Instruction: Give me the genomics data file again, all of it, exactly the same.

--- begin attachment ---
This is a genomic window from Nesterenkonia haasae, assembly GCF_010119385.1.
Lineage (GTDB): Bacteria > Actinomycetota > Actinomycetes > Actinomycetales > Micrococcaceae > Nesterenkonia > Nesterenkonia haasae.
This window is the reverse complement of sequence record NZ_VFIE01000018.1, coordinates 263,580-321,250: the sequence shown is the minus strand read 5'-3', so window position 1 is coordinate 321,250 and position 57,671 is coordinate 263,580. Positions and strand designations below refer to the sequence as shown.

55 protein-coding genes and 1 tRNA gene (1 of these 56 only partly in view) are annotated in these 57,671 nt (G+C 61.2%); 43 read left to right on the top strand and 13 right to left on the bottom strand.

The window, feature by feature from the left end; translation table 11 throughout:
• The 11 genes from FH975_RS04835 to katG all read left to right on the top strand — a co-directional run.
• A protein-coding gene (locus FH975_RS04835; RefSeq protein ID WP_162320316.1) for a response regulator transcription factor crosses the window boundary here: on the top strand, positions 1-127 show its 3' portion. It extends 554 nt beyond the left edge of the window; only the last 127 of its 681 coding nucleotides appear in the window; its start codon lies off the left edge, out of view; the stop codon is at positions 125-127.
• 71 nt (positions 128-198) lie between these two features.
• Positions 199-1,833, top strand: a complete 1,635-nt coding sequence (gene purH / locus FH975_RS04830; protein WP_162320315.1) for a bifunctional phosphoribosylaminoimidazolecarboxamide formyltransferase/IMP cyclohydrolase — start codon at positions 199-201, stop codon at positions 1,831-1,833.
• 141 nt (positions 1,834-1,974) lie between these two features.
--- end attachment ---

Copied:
This is a genomic window from Nesterenkonia haasae, assembly GCF_010119385.1.
Lineage (GTDB): Bacteria > Actinomycetota > Actinomycetes > Actinomycetales > Micrococcaceae > Nesterenkonia > Nesterenkonia haasae.
This window is the reverse complement of sequence record NZ_VFIE01000018.1, coordinates 263,580-321,250: the sequence shown is the minus strand read 5'-3', so window position 1 is coordinate 321,250 and position 57,671 is coordinate 263,580. Positions and strand designations below refer to the sequence as shown.

55 protein-coding genes and 1 tRNA gene (1 of these 56 only partly in view) are annotated in these 57,671 nt (G+C 61.2%); 43 read left to right on the top strand and 13 right to left on the bottom strand.

The window, feature by feature from the left end; translation table 11 throughout:
• The 11 genes from FH975_RS04835 to katG all read left to right on the top strand — a co-directional run.
• A protein-coding gene (locus FH975_RS04835; RefSeq protein ID WP_162320316.1) for a response regulator transcription factor crosses the window boundary here: on the top strand, positions 1-127 show its 3' portion. It extends 554 nt beyond the left edge of the window; only the last 127 of its 681 coding nucleotides appear in the window; its start codon lies off the left edge, out of view; the stop codon is at positions 125-127.
• 71 nt (positions 128-198) lie between these two features.
• Positions 199-1,833, top strand: a complete 1,635-nt coding sequence (gene purH / locus FH975_RS04830; protein WP_162320315.1) for a bifunctional phosphoribosylaminoimidazolecarboxamide formyltransferase/IMP cyclohydrolase — start codon at positions 199-201, stop codon at positions 1,831-1,833.
• 141 nt (positions 1,834-1,974) lie between these two features.